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Henry V: Act 4, Scene 2

Henry V
Act 4, Scene 2

The French camp.

  1. Enter the Dauphin, Orléans, and Rambures.

Duke of Orléans

2
  1. The sun doth gild our armor, up, my lords!

Dauphin

3
  1. Montez à cheval! My horse, varlot lackey! Ha!

Duke of Orléans

4
  1. O brave spirit!

Dauphin

5
  1. Via! Les eaux et terre.

Duke of Orléans

6
  1. Rien puis? L’air et feu?

Dauphin

7 - 9
  1. Cieux! Cousin Orléans.
  2. Enter Constable.
  3. Now, my Lord Constable?

Constable of France

10
  1. Hark how our steeds for present service neigh!

Dauphin

11 - 13
  1. Mount them, and make incision in their hides,
  2. That their hot blood may spin in English eyes,
  3. And dout them with superfluous courage, ha!

Rambures

14 - 15
  1. What, will you have them weep our horses’ blood?
  2. How shall we then behold their natural tears?
  1. Enter French Messenger.

French Messenger

17
  1. The English are embattled, you French peers.

Constable of France

18 - 40
  1. To horse, you gallant princes! Straight to horse!
  2. Do but behold yond poor and starved band,
  3. And your fair show shall suck away their souls,
  4. Leaving them but the shales and husks of men.
  5. There is not work enough for all our hands,
  6. Scarce blood enough in all their sickly veins
  7. To give each naked curtle-axe a stain,
  8. That our French gallants shall today draw out,
  9. And sheathe for lack of sport. Let us but blow on them,
  10. The vapor of our valor will o’erturn them.
  11. ’Tis positive against all exceptions, lords,
  12. That our superfluous lackeys and our peasants,
  13. Who in unnecessary action swarm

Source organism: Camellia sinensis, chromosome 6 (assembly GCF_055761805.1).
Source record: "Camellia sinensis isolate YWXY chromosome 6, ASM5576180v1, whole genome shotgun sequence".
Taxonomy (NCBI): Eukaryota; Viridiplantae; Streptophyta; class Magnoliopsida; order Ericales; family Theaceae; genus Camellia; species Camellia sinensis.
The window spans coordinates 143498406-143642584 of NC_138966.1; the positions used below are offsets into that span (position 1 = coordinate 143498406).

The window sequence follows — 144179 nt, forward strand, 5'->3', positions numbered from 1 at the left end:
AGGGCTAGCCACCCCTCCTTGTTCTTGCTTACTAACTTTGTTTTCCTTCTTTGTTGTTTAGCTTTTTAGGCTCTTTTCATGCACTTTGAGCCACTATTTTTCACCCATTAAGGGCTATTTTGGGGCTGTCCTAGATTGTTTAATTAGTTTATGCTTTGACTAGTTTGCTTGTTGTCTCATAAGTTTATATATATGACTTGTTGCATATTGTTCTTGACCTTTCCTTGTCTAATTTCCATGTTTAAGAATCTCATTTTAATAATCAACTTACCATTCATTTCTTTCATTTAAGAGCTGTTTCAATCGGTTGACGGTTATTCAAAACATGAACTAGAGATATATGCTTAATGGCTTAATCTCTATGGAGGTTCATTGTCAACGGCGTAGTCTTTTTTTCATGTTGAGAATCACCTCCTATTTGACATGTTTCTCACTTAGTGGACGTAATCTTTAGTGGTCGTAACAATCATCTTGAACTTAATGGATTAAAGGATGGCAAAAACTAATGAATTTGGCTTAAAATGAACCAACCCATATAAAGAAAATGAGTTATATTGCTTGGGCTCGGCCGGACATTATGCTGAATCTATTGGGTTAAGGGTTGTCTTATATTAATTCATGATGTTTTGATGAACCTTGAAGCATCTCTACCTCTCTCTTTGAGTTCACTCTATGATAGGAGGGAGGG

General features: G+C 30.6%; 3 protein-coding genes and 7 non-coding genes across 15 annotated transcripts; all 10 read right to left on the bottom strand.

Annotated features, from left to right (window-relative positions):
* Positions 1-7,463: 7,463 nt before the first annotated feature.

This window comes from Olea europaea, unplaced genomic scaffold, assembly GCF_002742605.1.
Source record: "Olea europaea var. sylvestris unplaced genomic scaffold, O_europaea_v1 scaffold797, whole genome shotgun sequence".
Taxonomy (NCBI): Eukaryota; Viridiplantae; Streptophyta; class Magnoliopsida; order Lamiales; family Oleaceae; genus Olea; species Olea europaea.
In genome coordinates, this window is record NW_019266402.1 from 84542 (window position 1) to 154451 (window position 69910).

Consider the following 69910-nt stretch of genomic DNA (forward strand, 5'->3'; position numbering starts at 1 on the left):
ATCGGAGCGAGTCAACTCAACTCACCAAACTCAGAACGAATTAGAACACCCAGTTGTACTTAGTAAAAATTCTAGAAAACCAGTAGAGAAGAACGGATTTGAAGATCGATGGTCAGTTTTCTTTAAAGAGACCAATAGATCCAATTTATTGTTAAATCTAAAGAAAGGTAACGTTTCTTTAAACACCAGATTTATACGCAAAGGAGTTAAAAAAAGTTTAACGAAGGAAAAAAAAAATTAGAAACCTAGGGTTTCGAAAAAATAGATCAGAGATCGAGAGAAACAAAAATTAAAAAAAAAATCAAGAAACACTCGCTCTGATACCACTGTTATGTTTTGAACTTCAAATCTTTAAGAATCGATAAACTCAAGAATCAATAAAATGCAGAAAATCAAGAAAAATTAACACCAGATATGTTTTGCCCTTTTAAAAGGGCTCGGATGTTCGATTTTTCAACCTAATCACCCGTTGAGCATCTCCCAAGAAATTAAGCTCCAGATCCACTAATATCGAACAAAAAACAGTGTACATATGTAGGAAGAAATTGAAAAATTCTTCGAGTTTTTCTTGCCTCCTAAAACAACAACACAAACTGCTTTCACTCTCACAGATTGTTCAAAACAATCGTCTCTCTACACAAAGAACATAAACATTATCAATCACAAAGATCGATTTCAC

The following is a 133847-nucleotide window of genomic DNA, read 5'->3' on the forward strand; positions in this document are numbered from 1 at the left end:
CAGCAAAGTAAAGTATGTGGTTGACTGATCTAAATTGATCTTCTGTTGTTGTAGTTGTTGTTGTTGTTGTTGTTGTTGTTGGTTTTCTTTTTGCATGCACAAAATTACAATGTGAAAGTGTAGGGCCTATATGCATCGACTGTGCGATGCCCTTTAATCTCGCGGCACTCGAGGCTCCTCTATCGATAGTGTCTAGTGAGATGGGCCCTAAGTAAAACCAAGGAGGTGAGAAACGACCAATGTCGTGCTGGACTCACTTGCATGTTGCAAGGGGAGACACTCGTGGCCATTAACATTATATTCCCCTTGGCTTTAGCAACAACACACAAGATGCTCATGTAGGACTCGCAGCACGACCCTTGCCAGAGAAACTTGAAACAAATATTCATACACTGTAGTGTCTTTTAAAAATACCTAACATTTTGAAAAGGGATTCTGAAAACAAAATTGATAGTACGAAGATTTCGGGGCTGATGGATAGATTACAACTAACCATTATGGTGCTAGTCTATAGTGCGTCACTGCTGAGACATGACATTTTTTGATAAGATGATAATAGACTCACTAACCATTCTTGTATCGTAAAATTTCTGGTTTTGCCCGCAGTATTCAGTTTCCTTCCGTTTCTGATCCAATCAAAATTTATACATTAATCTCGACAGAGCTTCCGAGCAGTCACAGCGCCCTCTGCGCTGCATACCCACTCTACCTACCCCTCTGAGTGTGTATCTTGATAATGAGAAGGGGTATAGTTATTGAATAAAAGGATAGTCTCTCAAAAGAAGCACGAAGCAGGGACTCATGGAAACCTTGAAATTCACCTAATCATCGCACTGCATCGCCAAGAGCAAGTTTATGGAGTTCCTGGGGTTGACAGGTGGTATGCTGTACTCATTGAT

14. About our squares of battle, were enow
  15. To purge this field of such a hilding foe;
  16. Though we upon this mountain’s basis by
  17. Took stand for idle speculation
  18. But that our honors must not. What’s to say?
  19. A very little little let us do,
  20. And all is done. Then let the trumpets sound
  21. The tucket sonance and the note to mount;
  22. For our approach shall so much dare the field,
  23. That England shall crouch down in fear, and yield.
  1. Enter Grandpré.

Grandpré

42 - 59
  1. Why do you stay so long, my lords of France?
  2. Yond island carrions, desperate of their bones,
  3. Ill-favoredly become the morning field.
  4. Their ragged curtains poorly are let loose,
  5. And our air shakes them passing scornfully.
  6. Big Mars seems bankrupt in their beggar’d host,
  7. And faintly through a rusty beaver peeps.
  8. The horsemen sit like fixed candlesticks,
  9. With torch-staves in their hand; and their poor jades
  10. Lob down their heads, dropping the hides and hips,
  11. The gum down-roping from their pale-dead eyes,
  12. And in their pale dull mouths the gimmal’d bit
  13. Lies foul with chaw’d-grass, still and motionless;
  14. And their executors, the knavish crows,
  15. Fly o’er them all, impatient for their hour.
  16. Description cannot suit itself in words
  17. To demonstrate the life of such a battle,
  18. In life so lifeless as it shows itself.

Constable of France

60
  1. They have said their prayers, and they stay for death.

Dauphin

61 - 63
  1. Shall we go send them dinners and fresh suits,
  2. And give their fasting horses provender,
  3. And after fight with them?

Constable of France

64 - 67
  1. I stay but for my guidon; to the field!
  2. I will the banner from a trumpet take,
  3. And use it for my haste. Come, come away!
  4. The sun is high, and we outwear the day.
  1. Exeunt.
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